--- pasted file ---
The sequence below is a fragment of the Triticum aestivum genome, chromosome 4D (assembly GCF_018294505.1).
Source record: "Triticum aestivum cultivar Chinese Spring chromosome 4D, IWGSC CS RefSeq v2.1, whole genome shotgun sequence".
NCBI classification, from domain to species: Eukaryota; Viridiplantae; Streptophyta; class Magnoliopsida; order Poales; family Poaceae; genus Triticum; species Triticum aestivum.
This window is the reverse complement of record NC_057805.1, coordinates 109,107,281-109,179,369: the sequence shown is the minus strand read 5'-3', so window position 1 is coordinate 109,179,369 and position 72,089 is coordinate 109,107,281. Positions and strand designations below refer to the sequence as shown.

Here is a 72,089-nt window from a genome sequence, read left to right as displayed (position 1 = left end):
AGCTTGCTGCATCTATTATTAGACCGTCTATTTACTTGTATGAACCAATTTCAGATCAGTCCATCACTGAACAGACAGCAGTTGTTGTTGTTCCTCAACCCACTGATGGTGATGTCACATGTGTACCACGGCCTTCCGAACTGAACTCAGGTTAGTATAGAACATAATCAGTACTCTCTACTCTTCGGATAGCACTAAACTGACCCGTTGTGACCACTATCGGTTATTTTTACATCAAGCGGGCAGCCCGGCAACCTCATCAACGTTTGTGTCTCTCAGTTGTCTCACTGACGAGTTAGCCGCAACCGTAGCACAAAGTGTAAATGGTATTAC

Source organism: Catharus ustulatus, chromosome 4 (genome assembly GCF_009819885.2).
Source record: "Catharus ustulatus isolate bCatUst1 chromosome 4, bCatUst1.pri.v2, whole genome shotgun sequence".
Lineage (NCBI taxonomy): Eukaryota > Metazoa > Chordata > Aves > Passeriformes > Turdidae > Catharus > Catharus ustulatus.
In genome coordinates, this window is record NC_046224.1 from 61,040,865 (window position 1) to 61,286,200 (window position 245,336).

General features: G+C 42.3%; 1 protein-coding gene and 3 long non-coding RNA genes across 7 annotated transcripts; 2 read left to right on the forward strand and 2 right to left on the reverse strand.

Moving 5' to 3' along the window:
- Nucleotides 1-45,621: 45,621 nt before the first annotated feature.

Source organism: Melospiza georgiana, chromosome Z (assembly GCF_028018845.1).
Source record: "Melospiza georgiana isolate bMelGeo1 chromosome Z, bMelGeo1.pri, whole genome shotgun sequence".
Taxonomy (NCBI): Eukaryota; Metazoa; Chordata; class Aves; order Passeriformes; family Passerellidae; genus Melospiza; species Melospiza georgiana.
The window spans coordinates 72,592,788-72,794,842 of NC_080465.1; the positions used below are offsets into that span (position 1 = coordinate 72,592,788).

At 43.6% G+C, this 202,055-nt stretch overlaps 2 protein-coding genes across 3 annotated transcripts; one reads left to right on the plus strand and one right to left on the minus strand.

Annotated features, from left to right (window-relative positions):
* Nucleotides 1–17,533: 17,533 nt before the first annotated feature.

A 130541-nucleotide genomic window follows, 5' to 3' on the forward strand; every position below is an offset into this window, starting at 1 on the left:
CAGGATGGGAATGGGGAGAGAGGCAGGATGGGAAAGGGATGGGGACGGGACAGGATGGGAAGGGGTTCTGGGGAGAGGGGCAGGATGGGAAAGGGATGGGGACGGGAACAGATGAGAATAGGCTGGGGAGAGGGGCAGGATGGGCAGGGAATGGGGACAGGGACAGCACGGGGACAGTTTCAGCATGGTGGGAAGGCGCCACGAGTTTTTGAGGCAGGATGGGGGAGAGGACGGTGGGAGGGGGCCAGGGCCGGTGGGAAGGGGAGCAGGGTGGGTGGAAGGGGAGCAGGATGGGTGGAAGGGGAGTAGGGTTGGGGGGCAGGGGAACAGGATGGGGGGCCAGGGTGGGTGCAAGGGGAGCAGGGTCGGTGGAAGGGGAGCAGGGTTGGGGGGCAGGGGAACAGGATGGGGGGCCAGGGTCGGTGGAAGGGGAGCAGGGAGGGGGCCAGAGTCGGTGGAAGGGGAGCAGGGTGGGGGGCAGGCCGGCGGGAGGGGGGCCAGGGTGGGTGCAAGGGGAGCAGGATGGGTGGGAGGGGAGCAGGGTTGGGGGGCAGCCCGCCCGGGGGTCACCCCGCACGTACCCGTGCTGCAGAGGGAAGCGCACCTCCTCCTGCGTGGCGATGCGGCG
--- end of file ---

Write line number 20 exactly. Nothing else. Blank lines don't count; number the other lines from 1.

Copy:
* Nucleotides 1–17,533: 17,533 nt before the first annotated feature.